If you watched the popular, and controversial, Netflix documentary series, “Making a Murderer,” you were treated to a rare, compelling portrait of a trial inside the Wisconsin state courthouse. If filmmakers Moira Demos and Laura Ricciardi had been covering a trial in a different state, or different level or court, their documentary may have looked a lot different. We're familiar with fictional courtroom dramas in the movies and on TV, but in most real-life courtrooms across America, what cameras are allowed to show is strictly limited—if they are allowed in at all. If Steven Avery's murder trial had taken place, for example, in neighboring Minnesota or Illinois, the 360-degree coverage of everything from witness testimony to reactions from the people inside the courtroom would probably not have been allowed. Wisconsin became one of the first states to allow cameras in court in the late 1970s.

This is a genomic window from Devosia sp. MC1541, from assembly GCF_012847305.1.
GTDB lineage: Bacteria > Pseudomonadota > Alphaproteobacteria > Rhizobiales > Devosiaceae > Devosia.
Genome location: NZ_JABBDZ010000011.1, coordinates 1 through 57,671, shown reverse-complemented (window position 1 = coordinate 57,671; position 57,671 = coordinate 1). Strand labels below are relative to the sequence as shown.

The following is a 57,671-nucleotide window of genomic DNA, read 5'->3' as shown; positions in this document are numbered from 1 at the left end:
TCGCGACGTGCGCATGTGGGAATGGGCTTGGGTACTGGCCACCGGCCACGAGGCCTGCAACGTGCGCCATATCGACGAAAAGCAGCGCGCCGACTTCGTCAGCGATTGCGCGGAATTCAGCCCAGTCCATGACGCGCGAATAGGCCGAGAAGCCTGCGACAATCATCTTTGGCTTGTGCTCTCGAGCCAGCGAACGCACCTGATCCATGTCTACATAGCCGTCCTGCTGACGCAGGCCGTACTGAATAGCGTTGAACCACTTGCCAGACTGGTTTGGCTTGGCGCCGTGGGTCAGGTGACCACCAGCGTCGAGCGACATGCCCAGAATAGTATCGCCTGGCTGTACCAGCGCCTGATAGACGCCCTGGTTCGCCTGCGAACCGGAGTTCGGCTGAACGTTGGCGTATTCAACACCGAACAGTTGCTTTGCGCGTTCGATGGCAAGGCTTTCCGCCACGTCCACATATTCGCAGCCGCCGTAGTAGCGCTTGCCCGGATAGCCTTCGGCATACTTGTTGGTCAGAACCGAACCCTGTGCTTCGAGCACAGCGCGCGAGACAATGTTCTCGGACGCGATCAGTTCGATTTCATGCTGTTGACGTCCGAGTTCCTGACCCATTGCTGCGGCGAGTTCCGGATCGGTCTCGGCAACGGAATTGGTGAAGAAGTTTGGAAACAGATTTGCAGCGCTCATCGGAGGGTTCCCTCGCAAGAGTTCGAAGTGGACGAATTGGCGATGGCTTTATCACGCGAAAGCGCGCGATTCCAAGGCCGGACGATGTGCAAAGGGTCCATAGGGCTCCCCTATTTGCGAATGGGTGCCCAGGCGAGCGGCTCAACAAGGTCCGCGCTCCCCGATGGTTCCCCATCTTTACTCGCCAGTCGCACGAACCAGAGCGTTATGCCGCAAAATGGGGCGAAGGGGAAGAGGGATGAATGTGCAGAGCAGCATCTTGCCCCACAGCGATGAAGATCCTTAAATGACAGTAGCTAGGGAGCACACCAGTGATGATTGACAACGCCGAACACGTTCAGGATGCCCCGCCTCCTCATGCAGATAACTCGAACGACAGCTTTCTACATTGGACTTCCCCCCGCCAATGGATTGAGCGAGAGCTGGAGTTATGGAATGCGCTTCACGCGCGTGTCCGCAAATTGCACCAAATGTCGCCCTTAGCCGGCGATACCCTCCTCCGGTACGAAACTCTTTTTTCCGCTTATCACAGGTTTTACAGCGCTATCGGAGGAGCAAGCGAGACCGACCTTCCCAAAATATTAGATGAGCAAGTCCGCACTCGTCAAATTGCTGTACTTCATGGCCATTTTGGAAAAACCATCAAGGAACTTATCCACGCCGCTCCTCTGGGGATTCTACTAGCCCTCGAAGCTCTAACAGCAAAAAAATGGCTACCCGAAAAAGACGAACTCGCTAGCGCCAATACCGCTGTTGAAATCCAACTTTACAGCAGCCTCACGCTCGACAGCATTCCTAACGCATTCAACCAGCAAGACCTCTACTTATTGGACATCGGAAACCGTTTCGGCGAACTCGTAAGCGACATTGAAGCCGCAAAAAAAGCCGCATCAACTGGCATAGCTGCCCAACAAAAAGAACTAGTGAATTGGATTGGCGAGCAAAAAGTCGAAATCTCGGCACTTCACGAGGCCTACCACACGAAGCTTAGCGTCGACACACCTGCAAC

Texas’ top criminal court yesterday reversed the convictions of seven men who were sentenced to prison for talking dirty to minors online, reports the Dallas Morning News. They are among the first to see their convictions reversed after a 2013 Texas Court of Criminal Appeals decision overturned a state law criminalizing sexually explicit online communication with minors. The court said the law was written so broadly that it infringed on free speech rights, prohibiting things such as sexually explicit literature and films. Last year, lawmakers passed a new measure that requires prosecutors to prove an intent to act illegally on sexually explicit communications. Those convicted under the old law could have their cases overturned. It's unclear how many convictions could be vacated as a result of the 2013 decision.